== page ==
Although initially hired as as designer, Pinch acted as producer, confessor and doula to a catalogue raisonné of Barbara Tetenbaum's books, published by the artist's press.
The book contains four parallel narratives: an illustrated chronology of Ms. Tetenbaum’s career; an interpretive essay, in English and German, from one of the European book arts community’s most respected critics and practitioners; multiple views of each of the 36 books in the exhibition; and an annotated catalog of advertising cuts from Ms. Tetenbaum’s working collection — all tucked comfortably, along with nine full-sized page reproductions of the artist’s latest work, into 48 pages.
The book was printed offset in six colors, sewn and half-bound in cloth on exposed binder's board. Ms. Tetenbaum printed a unique title card for each book using a plate we prepared for her on waste sheets from her studio.
The first nine pages of Half-Life feature facsimile pages from Ms. Tetenbaum's then-most recent title, Gymnopædia No. 4 reproduced at full-size to give the reader an idea of the level of texture and detail in her work. The selection also set up the four-column motif we used to organize information.
Full title spread, wherein the four simultaneous narratives of the books are defined. The background is a detail of a linocut (and a motif) that reoccurs in Ms. Tetenbaum's work: mark-making as a method of keeping record.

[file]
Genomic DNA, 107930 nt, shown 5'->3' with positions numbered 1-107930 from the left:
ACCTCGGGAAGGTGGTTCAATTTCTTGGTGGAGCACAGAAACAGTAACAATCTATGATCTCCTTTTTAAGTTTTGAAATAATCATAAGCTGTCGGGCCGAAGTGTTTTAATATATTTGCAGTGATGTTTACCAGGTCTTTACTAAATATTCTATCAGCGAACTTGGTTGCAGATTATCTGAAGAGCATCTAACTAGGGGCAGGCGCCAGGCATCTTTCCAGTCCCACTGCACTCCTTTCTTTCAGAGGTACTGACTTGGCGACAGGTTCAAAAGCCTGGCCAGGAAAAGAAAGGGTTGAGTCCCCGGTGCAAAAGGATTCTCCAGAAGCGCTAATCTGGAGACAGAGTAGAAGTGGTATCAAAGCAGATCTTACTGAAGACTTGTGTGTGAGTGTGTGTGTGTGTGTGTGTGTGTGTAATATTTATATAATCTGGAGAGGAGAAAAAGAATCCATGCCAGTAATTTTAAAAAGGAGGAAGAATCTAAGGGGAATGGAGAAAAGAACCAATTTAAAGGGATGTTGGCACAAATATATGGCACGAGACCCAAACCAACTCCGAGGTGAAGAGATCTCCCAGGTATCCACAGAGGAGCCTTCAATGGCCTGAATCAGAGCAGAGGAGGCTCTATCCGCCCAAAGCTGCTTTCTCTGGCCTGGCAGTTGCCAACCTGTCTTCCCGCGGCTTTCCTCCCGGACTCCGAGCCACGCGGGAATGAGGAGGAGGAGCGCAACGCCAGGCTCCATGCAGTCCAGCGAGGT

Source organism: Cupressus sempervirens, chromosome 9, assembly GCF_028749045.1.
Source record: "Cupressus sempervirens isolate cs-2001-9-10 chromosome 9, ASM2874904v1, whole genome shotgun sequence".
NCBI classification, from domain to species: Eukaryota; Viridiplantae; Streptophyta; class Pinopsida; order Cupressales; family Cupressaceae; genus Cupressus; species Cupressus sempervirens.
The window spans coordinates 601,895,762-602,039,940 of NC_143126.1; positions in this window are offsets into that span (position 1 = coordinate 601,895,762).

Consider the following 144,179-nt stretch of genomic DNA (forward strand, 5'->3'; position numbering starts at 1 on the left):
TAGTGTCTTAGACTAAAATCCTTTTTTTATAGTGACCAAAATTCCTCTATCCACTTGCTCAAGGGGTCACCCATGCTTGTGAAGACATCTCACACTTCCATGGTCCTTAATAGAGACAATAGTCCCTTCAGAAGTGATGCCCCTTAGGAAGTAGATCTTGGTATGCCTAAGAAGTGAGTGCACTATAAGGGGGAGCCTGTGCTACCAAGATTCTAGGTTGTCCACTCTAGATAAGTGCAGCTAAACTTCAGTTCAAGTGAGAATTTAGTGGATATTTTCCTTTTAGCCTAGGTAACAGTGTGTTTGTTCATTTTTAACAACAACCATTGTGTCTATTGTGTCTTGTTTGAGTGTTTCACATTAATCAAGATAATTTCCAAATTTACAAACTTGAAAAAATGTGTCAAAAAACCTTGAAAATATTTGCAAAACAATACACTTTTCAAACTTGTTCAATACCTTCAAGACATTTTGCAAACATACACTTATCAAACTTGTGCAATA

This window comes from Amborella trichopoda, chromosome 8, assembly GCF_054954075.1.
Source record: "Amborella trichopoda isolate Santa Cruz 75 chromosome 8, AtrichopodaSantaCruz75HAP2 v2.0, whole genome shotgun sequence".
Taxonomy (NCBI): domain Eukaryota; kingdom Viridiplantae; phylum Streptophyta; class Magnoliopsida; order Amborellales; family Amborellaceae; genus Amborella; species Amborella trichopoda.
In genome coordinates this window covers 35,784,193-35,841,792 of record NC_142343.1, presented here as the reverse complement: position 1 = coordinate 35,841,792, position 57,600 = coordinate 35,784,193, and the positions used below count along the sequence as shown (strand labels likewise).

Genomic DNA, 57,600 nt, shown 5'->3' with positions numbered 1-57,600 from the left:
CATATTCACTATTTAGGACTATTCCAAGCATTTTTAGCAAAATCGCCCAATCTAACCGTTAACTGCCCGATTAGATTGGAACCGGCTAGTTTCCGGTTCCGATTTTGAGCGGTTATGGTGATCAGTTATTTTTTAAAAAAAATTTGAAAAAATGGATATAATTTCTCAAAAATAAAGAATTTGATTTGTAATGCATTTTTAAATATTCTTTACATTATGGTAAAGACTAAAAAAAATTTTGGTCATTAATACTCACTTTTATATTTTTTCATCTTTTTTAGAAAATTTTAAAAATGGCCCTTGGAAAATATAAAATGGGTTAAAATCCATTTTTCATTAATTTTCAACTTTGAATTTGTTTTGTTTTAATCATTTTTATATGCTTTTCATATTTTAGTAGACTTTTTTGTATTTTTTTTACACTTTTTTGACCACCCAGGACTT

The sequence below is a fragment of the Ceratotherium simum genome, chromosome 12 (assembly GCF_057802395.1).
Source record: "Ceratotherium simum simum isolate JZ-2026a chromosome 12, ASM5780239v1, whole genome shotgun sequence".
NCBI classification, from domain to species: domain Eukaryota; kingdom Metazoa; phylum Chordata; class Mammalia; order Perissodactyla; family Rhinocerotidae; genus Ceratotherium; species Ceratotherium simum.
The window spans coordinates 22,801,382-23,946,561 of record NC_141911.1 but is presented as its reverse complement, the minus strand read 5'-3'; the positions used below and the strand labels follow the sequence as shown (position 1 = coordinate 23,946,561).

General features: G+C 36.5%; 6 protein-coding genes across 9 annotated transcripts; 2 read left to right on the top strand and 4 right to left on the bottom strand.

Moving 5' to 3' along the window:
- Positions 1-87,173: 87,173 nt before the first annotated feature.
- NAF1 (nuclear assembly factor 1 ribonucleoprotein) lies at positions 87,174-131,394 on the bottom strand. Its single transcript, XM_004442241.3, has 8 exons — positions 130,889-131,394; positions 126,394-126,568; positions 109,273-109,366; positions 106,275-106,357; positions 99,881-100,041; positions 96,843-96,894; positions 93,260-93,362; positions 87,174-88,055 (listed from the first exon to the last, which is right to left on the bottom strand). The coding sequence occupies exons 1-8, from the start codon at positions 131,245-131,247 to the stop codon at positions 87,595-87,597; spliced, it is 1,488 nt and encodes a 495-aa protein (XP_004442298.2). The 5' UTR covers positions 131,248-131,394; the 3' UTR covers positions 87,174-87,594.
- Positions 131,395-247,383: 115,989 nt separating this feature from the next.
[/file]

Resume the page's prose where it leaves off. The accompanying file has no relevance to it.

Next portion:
Curator's introduction and portrait of the artist, who doesn't like having her picture taken.
Breathing room is critical in book design, and particularly so in short, dense visual books like this one. The first dozen pages were pure uncontextualized image. Here, and on the half-title following, we're providing the reader a break before starting the curatorial portion of the book.
To the literal-minded, devoting four of forty-eight pages (or one-twelfth) to blank paper could be construed—in the words of a former client—as non-value-added space. But on balance, we might have blanked two or three pages from the introductory material and been the better for it – not for lack of content, but for a smoother and better-handled reading experience. A book is an object and it is a container; but it is also an experience.
First curatorial pages. The book was composed of four simultaneous narratives. From left: an illustrated timeline of the artist's life- and work-course; a critical essay, in English and German, from the Leipzig artist and critic Ute Schneider; illustrations of all the books included in the exhibition; and a selection of advertising cuts from Ms. Tetenbaum's collection, which figure prominently in her work.
Subsequent curatorial spread. The advertising cut images wrap from one page to the other, supporting continuity and providing a dynamic frame for the otherwise rationally-constructed page.
Images, though placed according to a set of rules, were free to intrude into neighboring areas, as necessary; images in the left-most column are reserved for illustrating work by the artist's friends and influences.
Exhibition checklist, showing the end of the simultaneous narrative section and the tail-out of the red advertising cuts; curriculum vitæ.